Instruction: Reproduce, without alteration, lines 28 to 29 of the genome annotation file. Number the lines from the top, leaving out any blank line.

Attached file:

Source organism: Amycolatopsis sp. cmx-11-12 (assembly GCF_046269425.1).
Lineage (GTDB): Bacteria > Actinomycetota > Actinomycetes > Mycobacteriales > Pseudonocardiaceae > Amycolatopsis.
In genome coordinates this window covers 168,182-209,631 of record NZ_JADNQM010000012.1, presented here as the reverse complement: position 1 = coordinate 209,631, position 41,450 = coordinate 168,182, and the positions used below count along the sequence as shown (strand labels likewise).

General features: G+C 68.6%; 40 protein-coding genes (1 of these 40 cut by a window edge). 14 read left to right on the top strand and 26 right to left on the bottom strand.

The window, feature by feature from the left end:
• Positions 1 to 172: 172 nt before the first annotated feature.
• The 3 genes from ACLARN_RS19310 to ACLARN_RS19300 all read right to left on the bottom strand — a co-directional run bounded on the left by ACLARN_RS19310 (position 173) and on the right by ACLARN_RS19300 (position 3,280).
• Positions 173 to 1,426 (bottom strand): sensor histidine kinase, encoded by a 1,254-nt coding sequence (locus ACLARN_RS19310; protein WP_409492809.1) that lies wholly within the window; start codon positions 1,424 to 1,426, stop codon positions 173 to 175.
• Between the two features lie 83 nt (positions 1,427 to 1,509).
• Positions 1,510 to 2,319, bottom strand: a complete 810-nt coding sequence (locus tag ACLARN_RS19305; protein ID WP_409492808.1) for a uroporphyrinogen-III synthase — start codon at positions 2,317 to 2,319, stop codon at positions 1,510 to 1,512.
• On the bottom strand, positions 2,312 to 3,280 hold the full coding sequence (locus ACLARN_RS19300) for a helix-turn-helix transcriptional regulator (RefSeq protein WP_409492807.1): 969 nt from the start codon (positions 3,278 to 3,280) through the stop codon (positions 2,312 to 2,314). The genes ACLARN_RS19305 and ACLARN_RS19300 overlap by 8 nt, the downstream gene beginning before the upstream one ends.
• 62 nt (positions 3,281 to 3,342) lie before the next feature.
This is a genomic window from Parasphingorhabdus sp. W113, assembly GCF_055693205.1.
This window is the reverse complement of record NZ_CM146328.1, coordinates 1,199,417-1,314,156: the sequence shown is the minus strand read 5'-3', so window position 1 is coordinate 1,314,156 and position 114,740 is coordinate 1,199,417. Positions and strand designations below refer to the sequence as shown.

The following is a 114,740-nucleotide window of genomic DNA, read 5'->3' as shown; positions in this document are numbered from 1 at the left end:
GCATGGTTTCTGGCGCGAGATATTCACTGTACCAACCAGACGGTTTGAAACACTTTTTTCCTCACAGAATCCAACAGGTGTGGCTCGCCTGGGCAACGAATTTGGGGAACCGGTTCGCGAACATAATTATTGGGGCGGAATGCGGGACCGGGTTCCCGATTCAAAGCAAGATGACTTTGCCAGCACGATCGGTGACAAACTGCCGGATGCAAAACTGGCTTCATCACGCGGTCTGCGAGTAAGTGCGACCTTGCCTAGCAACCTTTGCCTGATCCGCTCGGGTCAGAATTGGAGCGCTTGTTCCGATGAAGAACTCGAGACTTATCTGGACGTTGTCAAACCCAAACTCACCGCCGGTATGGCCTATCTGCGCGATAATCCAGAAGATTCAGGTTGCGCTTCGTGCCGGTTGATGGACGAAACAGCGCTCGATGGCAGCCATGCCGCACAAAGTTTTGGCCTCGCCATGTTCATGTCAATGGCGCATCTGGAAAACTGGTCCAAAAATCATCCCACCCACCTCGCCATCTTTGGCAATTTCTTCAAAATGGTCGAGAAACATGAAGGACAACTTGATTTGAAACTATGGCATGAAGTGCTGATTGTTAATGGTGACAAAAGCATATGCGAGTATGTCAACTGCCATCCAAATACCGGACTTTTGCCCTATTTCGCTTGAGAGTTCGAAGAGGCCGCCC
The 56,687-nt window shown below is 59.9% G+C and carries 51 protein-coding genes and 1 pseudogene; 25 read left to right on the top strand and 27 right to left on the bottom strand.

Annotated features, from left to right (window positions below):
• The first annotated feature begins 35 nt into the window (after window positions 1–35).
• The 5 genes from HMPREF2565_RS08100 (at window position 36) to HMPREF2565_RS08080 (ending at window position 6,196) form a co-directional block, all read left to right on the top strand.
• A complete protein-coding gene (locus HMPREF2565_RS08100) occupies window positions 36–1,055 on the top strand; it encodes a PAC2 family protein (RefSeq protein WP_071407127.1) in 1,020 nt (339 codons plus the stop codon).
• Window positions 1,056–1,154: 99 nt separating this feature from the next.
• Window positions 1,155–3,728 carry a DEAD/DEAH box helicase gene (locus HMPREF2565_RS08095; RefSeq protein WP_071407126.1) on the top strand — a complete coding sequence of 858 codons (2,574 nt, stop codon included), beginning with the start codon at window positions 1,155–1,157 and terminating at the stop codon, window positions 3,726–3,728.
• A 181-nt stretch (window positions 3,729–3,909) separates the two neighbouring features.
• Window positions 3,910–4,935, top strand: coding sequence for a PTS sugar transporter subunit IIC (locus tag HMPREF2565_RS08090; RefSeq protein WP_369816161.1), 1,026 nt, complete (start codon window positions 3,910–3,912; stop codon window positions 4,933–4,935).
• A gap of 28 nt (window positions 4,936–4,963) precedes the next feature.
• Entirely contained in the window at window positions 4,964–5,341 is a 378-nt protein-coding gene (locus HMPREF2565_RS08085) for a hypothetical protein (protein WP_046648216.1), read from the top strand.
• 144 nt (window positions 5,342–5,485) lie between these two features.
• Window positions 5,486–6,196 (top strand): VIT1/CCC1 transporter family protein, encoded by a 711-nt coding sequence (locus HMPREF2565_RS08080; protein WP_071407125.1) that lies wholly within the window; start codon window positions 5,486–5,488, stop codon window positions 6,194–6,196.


• 144 nt (window positions 5,342–5,485) lie between these two features.
• Window positions 5,486–6,196 (top strand): VIT1/CCC1 transporter family protein, encoded by a 711-nt coding sequence (locus HMPREF2565_RS08080; protein WP_071407125.1) that lies wholly within the window; start codon window positions 5,486–5,488, stop codon window positions 6,194–6,196.